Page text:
The trend toward local regulation of employment laws continues in California with three new local wage and hour enactments.

San Diego

On June 7, 2016, San Diego voters passed a ballot initiative containing two provisions for hourly workers. First, San Diego’s new minimum wage will be $10.50 per hour once the ballot results are confirmed, which is expected to be in mid-July.  Second, San Diego will have its own paid sick leave policy of five days (40 hours) – which is in excess of the state law that allows employers to limit use of accrued paid sick leave to three days (24 hours).

Like the state law, San Diego’s paid sick leave will accrue at one hour for every 30 hours worked and cannot be used until after 90 days of employment. Also like the state law, San Diego’s sick leave initiative allows accrued leave to be front loaded or accrued, and it must be carried over year to year.

Continue Reading Three California Municipalities Enact New Minimum Wage and Paid Sick Leave Laws

New York City just finished off a strong year on the employment law front.  The City Council passed laws that banned the box and all but eliminated credit checks.  It also passed a law requiring employers to offer their employees pre-tax transit benefits and instituted a paired testing discrimination investigation program.  The Department of Consumer Affairs continued to provide guidance on the paid sick leave law, while the Commission on Human Rights welcomed a new commissioner and implemented new initiatives designed to enhance the Commission’s enforcement efforts.  It also released enforcement guidance on the ban the box and credit check laws.  We cover the flurry of year-end activity in this three-part series.  In our first installment, we looked at the Commission’s enforcement guidance on gender identity and expression.  In our second installment, we covered the ban on caregiver status discrimination.  In our final installment, we cover the City’s creation of an Office of Labor Standards and expected changes to the paid sick leave act rules.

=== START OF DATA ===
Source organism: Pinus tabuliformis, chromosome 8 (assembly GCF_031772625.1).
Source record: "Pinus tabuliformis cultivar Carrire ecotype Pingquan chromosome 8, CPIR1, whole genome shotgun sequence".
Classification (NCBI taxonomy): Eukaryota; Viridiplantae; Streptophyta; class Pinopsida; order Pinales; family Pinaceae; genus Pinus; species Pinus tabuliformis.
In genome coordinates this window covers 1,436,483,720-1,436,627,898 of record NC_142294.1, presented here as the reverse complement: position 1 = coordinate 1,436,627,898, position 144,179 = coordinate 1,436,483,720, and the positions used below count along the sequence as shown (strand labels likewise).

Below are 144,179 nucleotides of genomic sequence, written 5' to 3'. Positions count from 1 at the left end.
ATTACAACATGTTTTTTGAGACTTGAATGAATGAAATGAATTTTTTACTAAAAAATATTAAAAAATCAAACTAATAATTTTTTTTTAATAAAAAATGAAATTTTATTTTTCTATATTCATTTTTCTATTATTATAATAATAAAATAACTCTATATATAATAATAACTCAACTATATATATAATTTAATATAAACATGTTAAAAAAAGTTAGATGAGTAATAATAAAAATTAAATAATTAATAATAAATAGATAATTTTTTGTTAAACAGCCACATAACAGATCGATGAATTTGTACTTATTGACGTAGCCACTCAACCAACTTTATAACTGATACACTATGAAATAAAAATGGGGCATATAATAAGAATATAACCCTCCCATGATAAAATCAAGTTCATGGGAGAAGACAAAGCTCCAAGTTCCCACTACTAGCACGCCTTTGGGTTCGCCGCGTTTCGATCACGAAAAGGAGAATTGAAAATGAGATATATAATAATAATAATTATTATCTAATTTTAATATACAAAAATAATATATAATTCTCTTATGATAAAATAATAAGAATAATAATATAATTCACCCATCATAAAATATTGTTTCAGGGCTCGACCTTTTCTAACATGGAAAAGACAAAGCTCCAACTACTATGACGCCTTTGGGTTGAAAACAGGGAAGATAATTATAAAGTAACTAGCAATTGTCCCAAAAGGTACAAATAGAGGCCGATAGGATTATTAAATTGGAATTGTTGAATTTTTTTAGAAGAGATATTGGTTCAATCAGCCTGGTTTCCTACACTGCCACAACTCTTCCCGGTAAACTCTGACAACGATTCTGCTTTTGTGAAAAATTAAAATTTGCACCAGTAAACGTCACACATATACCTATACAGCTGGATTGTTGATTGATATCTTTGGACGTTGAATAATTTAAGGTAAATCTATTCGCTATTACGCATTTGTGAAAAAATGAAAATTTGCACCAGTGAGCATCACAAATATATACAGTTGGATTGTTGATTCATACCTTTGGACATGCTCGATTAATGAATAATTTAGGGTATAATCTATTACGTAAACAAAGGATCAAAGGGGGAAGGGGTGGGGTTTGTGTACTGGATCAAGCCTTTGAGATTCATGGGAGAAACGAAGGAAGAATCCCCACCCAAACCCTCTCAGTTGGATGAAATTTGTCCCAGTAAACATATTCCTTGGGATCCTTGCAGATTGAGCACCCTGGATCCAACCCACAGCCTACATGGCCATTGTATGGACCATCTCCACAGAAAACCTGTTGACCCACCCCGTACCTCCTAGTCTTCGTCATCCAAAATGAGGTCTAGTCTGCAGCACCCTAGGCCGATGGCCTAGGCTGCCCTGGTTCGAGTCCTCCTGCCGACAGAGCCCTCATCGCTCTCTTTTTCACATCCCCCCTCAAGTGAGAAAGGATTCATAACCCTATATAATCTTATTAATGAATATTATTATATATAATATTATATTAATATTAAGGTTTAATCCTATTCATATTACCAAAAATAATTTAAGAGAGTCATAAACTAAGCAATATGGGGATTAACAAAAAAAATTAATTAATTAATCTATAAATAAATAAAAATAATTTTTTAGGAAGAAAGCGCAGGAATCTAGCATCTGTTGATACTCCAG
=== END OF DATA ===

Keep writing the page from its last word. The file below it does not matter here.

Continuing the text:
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New York City has established an Office of Labor Standards that will enforce the City’s paid sick leave and transit benefits laws, and create and promote programs on worker education, safety and protection.  The Council Speaker said the new Office would help workers better understand their rights and assist employers in complying with the law.  The move comes as New York City prepares to amend its rules clarifying, and establishing requirements to implement, the paid sick leave law.

Continue Reading New York City Establishes Office of Labor Standards; Will Enforce Paid Sick Leave Law (NYC Finale Part 3)

Massachusetts employers need to take heed that the safe harbor provision in the Earned Sick Time law ends on December 31, 2015.  By the start of the New Year, Massachusetts employers will need to strictly comply with the Sick Time Law or it will not be a very happy New Year.

Continue Reading One Particular (Safe) Harbor: Safe Harbor for Massachusetts Earned Sick Time Law Ends on December 31, 2015.

The New York Times reported yesterday that it received a draft executive order marked “pre-decisional and deliberative,” which contemplates granting a minimum of 56 hours of paid sick leave per year to employees of federal contractors and subcontractors.  The impact of such an order, were it to become legally binding, would be significant, affecting hundreds of thousands of workers across the U.S.